Shows & Judges

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It should always be borne in mind, wherever or whenever you officiate as a judge of any breed, that you are filling the ethical role of an ambassador of the breed being judged and that your judging is to a great extent an educational and instructive task. Spectators and exhibitors expect to be convinced by your placings and simultaneous discussions that the desired animals are placed on merit in accordance with the Standard of Excellence and breeding aim.

It is essential that you as a judge should continually endeavour to widen your knowledge of cattle in general, and specifically the Simbra (or Simmentaler). You must therefore possess the maximum knowledge for your task and continually strive to brush up and modify your knowledge since the standard and objectives of our breeds are constantly modified according to the demands of the industry.

In order to judge objectively and successfully, you must in the first place be able to form a mental image of the desirable Simbra. To develop your power of judgement further, you must study the photos of superior purebred animals and particularly live animals and endeavour to memorise every detail. To be ethical and successful in your judgement, you must at all times be impartial and only the actual qualities of an animal should play a role in your evaluation. Your final placings must always be based on concrete and convincing facts and where applicable, aided by available means such as Simbradex. Functional and economical properties must receive priority throughout your appraisal.

You must be diplomatic and positive in your discussion of placings. Do not over-emphasise faults and imperfections, rather attribute particular importance to the superior and excellent qualities and always discuss it first. Be positive in your approach concerning inferior qualities, e.g. rather than referring to "poor" or "bad", make use of the terminology "it could be slightly better".

Unfortunately not all prospective candidates are destined to be a proficient judge, since it truly is a "gift", a natural talent and you can only become skilled through wide experience. Theoretical knowledge and intensive scrutiny of the Standard of Excellence is not an accepted guarantee for effective and successful judging.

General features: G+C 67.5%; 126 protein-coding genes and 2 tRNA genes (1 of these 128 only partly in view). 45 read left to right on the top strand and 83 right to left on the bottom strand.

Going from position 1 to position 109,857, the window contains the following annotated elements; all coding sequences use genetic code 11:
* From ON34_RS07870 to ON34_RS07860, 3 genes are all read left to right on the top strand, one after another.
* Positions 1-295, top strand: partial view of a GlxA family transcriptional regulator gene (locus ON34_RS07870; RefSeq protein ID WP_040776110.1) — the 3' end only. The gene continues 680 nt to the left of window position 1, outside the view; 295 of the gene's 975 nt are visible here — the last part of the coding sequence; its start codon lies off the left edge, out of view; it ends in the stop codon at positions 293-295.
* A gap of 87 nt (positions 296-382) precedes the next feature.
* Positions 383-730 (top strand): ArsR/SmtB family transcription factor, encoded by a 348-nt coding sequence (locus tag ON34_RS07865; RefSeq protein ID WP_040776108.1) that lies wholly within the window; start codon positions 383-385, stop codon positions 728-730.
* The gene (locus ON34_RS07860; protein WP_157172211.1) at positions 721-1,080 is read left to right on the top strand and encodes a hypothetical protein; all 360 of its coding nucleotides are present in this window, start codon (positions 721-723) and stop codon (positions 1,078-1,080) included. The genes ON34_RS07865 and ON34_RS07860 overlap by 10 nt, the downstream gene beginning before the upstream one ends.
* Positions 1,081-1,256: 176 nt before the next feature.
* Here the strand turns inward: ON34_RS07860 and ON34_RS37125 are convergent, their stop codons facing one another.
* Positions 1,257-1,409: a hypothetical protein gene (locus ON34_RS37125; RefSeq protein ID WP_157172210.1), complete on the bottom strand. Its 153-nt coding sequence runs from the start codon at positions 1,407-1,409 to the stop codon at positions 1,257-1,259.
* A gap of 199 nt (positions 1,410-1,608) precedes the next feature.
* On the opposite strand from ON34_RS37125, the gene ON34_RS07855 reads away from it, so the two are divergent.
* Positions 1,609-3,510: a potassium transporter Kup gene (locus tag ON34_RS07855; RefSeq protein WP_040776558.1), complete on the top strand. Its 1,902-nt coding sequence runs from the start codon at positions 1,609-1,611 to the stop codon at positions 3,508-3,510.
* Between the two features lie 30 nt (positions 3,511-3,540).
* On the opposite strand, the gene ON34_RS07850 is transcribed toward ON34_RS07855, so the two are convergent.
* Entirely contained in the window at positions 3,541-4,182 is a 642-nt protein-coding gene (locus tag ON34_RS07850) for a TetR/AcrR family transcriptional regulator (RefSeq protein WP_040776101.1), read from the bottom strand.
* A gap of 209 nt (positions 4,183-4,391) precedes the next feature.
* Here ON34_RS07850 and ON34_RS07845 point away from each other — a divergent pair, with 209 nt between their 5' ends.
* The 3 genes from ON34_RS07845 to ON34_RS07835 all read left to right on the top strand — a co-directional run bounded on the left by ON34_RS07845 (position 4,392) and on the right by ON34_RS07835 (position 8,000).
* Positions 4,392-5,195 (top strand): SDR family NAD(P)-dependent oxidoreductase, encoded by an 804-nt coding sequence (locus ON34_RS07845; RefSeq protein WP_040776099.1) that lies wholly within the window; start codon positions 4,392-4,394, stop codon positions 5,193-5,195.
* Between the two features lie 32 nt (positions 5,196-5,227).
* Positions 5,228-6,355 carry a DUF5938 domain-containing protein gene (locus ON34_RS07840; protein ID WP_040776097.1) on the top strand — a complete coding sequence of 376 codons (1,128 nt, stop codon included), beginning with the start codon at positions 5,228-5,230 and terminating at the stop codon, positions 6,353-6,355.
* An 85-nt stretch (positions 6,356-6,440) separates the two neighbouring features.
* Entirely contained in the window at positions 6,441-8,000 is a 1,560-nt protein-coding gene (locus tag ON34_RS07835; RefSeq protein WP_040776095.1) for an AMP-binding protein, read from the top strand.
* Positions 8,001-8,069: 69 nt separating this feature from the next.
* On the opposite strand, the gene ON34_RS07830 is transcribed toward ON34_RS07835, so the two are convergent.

Method of Judging

To avoid confusing the spectator and cattle leader, always endeavour to follow a standard pattern of judging throughout. Train yourself to remember individual animals to prevent the same animals from being changed around in subsequent classes.

Section A

Always allow the animals to move from left to right, preferably according to age. When the animals enter the ring stand in a position where each animal may be viewed without interference of the sun. First view the animals from a distance of approximately 10 metres in order to gain a general impression and remember that first impressions are often lasting.

Next, observe the animals walking. It is of vital importance under our environmental conditions. An animal which does not walk properly and comfortably is not placed. Stand in a position where you can view each animal individually walking towards you and then away from you. Depending on the position of the sun - always attempt to stand in the furthest corner of the ring - on the way back to the gate. Animals normally move more freely walking towards the exit gate. Try to gain a general impression at this stage, where you have the animals parading around the ring and note the following:

    ■  Animals with any disqualifying or discriminatory features in terms of the Standard of Excellence and (at prominent shows) cows with inferior reproduction qualities may
        already be eliminated at this stage.
    ■  The basic variations which may be observed between the animals in the class. Make an effort to remember this, since it is going to be useful in your motivations for your
        placings.
    ■  Compare the basic variations between the animals and you will already have an indication of how you are going to place the animals.

What should you pay attention to?

General Appearance: Which includes conformation. Observe length, width, depth, balance, capacity, symmetry, quality and type - all the qualities which have a major influence on first impressions, and to a great extent is permanent.

Functional Efficiency: Since you are judging breeding animals, it is required that the animals reveal distinct sex characteristics. One must be able to clearly differentiate between a bull, a cow or a heifer. In the female you should pay attention to features such as steer-like appearance, poorly developed genital organs and/or any indication of infertility as well as poorly developed udder and teats. In bulls one should pay attention to sex characteristics, under-developed and/or defective genital organs. At large shows the reproduction records of cows are put to the disposal of the judge by means of the ringcard. It stands to reason that functional efficiency includes walking ability previously referred to.